And the reason centrists are receiving flak is because they often stand between a position advocating genocide and a position advocating not-genocide, and ask for compromise. Or worse, they ask for the people asking to not be genocided, to please be more civil!
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Rakuen Growlithe
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Re: Free Speech

#5

Post by Rakuen Growlithe »

Darq wrote:
Thu May 09, 2019 8:44 am
The idea that absolutely everything can and always should be aired and argued forever and always, ignores the fact that propaganda is a thing that works, and that logical debate often loses out to fear and hate.
We had a similar discussion on Telegram but there was a question you never answered, which I think is still relevant. You have an interesting point with the idea of propaganda working and it certainly can. But the thing about propaganda and all beliefs really, is that you feel they are true and not false beliefs. So the question I wanted to know, was how would you tell whether it is your opponent's or your belief that is the result of propaganda and not reasoning? Particularly, if you say certain ideas should not be debated. If one holds an incorrectly belief but is willing to challenge it, then there is the opportunity for it to change. If one holds an incorrect belief that includes a protection that "other beliefs are propaganda and should not be allowed" then there seems to be no mechanism for correction.
Galahad wrote:
Thu May 09, 2019 10:56 am
I'd say give both a platform and let the public decide, but don't call the public "misogynistic", "sexist", "homophobic" or whatever when they disagree with an ideal on rational grounds, and then try and censor or de-platform (practically the same thing, if you think about it) their speakers or advocates.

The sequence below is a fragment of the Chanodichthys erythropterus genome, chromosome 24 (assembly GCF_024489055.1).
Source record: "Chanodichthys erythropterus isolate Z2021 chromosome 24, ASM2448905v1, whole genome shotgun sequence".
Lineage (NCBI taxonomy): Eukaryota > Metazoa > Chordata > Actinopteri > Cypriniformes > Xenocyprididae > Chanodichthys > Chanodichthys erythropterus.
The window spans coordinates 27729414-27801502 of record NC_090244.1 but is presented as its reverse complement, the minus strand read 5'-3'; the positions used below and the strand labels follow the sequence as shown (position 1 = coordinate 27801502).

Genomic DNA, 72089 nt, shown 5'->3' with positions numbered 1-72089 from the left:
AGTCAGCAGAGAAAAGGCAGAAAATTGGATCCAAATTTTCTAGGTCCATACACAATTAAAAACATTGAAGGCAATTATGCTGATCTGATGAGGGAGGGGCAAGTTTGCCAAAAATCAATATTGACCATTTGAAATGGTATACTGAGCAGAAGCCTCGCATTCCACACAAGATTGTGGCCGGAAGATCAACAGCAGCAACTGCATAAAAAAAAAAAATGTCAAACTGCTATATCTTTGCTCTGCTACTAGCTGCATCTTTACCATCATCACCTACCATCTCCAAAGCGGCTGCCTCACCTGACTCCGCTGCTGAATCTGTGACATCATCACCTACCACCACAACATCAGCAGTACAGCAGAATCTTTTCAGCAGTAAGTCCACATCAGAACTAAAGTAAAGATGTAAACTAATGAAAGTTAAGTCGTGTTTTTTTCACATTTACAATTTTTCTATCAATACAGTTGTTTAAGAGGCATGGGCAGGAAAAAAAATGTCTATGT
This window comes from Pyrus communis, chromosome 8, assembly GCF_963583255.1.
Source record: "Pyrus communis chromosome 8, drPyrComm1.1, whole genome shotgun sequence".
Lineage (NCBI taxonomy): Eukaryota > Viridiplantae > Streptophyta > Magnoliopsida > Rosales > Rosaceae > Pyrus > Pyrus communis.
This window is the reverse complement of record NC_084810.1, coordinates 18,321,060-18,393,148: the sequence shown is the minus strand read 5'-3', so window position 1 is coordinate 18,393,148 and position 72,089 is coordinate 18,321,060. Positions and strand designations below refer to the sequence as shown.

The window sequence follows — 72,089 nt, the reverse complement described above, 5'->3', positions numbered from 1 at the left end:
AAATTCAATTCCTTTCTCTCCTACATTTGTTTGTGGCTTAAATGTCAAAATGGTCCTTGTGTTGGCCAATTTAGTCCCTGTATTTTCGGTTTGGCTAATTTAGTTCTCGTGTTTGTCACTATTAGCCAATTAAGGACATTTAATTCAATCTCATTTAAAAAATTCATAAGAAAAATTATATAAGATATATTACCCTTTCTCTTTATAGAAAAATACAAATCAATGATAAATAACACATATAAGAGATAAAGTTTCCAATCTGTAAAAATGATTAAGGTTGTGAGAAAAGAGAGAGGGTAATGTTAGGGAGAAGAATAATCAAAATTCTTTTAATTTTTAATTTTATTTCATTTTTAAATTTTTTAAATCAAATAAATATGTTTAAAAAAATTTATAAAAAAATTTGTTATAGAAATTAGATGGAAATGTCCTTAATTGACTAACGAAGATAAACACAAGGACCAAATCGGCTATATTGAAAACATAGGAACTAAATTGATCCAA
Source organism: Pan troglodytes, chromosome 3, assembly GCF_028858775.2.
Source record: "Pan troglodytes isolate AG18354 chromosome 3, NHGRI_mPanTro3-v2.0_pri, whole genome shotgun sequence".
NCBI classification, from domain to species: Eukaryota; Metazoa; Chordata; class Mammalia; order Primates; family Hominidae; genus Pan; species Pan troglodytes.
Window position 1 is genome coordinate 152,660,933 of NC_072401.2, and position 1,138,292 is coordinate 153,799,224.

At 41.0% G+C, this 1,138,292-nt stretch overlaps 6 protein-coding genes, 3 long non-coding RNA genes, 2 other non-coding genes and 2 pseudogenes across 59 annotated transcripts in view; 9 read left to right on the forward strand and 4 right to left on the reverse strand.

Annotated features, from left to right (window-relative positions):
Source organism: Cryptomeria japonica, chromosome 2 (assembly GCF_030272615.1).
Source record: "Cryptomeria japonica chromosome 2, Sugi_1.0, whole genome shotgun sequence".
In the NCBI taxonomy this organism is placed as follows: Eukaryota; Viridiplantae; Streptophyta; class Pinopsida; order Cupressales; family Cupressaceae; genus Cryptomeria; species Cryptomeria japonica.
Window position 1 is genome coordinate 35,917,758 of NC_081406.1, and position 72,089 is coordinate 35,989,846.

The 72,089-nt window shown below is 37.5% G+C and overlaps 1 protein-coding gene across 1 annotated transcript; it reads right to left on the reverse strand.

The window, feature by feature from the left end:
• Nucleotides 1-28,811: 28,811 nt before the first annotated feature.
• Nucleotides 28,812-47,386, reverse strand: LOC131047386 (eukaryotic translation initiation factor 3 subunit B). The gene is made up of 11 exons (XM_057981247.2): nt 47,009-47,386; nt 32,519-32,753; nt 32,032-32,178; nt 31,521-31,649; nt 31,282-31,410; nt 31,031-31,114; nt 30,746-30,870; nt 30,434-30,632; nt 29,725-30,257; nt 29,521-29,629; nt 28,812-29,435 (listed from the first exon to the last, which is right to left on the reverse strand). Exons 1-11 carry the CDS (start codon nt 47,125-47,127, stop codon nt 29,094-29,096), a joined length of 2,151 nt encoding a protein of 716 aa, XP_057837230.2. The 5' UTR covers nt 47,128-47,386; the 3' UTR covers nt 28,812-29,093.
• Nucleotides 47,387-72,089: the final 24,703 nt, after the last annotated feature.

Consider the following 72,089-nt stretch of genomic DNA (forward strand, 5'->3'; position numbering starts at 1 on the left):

I think labels like "misogynistic", "sexist", "homophobic" and so on are of limited use. I think they are so broad as to be meaningless and rather muddy any discussion. For example, I've seen transphobic attached to people with as diverse views as "trans people deserve equal rights but we should use biological pronouns" to "transpeople do not deserve rights and should be exterminated." To label such a broad range with a single term seems completely unsuitable and risks alienating people who are in broad agreement but differ on certain details.
Darq wrote:
Thu May 09, 2019 12:18 pm
You ask this question with the implication of "we can't draw a line between the two", and therefore we should not take action. I reject that. Speech is not always harmless. Speech can sometimes be a performative utterance.

To use a topical example. Say BLF speaks to their constituents, they blame the hardships they suffer on white people. They suggest that white people are stealing from them, taking what's theirs, denying them their rights. They say that all white people without exception are racist, no white people are good, all white people should pay. They say that if they don't act now, white people will ruin everything! They slowly incite fear and hatred of white people, and dehumanise them. And then, predictably, there is an uptick in violence against white people. People get attacked for their race, and lead less pleasurable lives for fear of being attacked. And when policy decisions are being made, it's easier to discriminate, because the dehumanisation makes people less empathetic.

So then I ask. Is this okay? I used a local example and made it a little extreme, but this happens all over the world, most often to people of colour and to LGBT+ people. And the rise in hate crimes and domestic terrorist attacks is the consequence. Where to draw the line is a difficult question indeed, and not one to be taken lightly. But that doesn't mean we can just wring our hands and say that they are tied, when people are getting killed.